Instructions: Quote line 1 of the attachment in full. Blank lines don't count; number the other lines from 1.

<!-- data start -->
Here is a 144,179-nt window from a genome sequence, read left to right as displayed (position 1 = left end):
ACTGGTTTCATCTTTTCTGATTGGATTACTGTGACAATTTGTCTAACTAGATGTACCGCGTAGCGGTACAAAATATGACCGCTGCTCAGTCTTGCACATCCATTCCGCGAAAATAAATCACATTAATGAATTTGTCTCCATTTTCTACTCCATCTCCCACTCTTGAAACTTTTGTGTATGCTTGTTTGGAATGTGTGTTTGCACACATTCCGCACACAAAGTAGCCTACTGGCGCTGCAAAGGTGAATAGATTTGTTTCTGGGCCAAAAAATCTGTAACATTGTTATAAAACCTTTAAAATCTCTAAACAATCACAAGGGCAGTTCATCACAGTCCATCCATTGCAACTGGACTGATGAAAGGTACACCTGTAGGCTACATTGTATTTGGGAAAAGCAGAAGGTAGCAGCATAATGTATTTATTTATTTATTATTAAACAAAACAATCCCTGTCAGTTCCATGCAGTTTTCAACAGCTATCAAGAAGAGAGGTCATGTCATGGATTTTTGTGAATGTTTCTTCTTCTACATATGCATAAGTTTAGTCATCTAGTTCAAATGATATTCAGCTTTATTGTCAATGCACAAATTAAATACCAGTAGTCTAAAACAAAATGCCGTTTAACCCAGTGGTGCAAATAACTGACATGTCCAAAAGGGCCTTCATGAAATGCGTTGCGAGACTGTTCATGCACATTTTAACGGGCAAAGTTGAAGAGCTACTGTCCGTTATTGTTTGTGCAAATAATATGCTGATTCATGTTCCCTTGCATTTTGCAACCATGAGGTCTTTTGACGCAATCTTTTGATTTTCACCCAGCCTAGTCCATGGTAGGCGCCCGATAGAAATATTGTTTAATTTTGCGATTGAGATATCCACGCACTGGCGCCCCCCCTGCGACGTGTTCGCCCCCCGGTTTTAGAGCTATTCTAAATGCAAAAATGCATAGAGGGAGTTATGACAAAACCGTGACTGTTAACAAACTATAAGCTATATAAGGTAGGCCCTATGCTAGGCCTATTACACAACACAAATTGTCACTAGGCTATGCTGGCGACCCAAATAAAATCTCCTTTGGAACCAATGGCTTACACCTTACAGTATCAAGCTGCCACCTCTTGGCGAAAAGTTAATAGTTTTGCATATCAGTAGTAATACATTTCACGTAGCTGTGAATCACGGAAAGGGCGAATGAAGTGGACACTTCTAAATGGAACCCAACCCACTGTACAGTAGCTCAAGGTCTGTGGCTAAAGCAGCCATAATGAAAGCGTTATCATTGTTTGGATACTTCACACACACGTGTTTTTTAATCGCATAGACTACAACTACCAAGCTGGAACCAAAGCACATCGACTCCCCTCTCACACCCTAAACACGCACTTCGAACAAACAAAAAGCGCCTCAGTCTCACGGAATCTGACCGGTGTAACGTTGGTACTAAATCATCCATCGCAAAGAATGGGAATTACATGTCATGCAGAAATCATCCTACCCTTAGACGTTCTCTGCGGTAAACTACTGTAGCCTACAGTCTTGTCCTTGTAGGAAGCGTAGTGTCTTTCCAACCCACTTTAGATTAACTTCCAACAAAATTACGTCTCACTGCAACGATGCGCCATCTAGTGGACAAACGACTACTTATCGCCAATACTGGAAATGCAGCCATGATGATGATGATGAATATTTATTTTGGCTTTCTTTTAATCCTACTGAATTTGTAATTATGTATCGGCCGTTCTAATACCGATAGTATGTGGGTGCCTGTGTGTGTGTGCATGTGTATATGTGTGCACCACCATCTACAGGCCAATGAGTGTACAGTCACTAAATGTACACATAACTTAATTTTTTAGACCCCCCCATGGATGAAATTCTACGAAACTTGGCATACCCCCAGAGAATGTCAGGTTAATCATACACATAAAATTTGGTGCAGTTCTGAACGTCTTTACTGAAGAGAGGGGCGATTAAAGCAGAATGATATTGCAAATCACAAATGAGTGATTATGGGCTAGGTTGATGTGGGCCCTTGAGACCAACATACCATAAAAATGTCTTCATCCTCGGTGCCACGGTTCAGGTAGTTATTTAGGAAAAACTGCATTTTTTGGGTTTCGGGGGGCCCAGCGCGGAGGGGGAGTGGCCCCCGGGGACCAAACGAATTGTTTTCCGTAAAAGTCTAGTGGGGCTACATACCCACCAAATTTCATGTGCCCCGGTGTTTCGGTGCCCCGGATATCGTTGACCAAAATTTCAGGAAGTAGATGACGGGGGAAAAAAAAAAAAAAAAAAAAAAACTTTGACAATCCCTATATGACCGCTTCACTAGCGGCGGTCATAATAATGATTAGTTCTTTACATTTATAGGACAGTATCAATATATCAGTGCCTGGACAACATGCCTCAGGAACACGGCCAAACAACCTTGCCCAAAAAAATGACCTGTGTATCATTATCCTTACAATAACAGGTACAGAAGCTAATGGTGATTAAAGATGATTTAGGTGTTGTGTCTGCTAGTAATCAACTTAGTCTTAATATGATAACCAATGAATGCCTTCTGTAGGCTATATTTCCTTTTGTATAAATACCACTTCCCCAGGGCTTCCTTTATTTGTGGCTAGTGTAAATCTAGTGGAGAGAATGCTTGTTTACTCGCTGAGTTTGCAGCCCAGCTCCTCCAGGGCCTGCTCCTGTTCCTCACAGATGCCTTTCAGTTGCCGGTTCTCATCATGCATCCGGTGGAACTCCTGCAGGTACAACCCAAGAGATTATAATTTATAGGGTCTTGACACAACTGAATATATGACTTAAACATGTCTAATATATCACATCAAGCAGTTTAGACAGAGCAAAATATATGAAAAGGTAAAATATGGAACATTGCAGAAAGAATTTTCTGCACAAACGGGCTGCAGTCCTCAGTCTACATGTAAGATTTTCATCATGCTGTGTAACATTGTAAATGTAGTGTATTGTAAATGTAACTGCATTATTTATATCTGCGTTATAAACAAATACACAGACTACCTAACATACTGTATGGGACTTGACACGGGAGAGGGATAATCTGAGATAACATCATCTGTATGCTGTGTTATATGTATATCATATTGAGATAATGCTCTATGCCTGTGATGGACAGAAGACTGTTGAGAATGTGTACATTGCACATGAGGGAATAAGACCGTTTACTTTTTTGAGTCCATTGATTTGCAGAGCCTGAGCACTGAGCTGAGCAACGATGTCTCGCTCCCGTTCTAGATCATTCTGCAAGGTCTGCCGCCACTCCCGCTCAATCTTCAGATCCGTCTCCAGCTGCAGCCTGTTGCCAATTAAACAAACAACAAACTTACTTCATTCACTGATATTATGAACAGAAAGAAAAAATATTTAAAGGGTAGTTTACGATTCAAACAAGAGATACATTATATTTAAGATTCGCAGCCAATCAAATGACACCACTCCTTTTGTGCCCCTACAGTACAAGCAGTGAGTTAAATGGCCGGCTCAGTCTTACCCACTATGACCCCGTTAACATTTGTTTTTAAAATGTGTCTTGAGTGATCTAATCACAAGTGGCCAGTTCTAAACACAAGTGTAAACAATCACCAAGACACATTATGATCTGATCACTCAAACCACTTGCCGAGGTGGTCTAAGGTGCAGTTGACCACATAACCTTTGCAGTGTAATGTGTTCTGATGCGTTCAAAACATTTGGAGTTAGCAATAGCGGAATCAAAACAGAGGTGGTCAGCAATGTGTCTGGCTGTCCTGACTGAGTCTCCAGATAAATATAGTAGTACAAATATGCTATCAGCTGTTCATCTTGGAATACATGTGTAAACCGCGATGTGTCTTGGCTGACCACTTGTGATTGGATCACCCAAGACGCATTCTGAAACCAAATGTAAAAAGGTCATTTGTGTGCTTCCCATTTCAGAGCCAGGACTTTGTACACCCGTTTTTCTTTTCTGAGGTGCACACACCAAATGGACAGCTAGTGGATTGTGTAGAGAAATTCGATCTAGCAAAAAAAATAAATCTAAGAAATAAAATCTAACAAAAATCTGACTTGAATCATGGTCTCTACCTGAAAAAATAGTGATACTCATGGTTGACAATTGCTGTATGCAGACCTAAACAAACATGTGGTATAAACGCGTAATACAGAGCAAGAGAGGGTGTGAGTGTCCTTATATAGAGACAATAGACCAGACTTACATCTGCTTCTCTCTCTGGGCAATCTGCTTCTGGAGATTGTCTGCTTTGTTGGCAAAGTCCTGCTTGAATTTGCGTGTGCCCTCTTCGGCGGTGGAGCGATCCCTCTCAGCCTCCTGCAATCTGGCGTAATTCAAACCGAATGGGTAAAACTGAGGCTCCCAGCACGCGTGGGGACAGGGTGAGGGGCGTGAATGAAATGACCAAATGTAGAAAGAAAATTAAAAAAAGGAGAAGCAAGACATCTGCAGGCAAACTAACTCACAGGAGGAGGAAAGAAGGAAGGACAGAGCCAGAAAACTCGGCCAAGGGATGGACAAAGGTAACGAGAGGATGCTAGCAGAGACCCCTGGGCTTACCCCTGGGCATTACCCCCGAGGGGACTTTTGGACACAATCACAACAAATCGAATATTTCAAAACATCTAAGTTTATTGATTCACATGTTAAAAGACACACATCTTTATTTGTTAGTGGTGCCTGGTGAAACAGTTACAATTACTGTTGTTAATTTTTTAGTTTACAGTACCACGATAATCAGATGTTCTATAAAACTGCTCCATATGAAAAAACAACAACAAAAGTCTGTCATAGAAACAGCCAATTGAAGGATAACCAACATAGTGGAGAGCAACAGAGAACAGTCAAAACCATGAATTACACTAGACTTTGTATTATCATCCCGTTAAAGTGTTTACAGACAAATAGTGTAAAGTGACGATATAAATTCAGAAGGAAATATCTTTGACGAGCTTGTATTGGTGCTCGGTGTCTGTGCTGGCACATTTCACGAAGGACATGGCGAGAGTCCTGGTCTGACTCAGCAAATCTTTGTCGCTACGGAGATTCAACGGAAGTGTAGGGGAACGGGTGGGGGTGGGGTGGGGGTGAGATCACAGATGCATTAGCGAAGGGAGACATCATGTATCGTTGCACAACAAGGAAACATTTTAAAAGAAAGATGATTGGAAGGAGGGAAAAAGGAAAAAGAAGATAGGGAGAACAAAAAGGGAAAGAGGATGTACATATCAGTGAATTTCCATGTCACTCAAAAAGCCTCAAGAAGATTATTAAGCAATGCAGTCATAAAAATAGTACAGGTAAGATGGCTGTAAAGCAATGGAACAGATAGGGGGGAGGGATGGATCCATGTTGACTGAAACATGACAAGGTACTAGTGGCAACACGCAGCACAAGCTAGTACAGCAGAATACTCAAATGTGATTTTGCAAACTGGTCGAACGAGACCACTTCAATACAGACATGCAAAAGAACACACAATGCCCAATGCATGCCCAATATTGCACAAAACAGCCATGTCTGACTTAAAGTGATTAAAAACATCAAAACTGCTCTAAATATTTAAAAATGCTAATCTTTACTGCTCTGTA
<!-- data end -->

Here is a 144,179-nt window from a genome sequence, read left to right as displayed (position 1 = left end):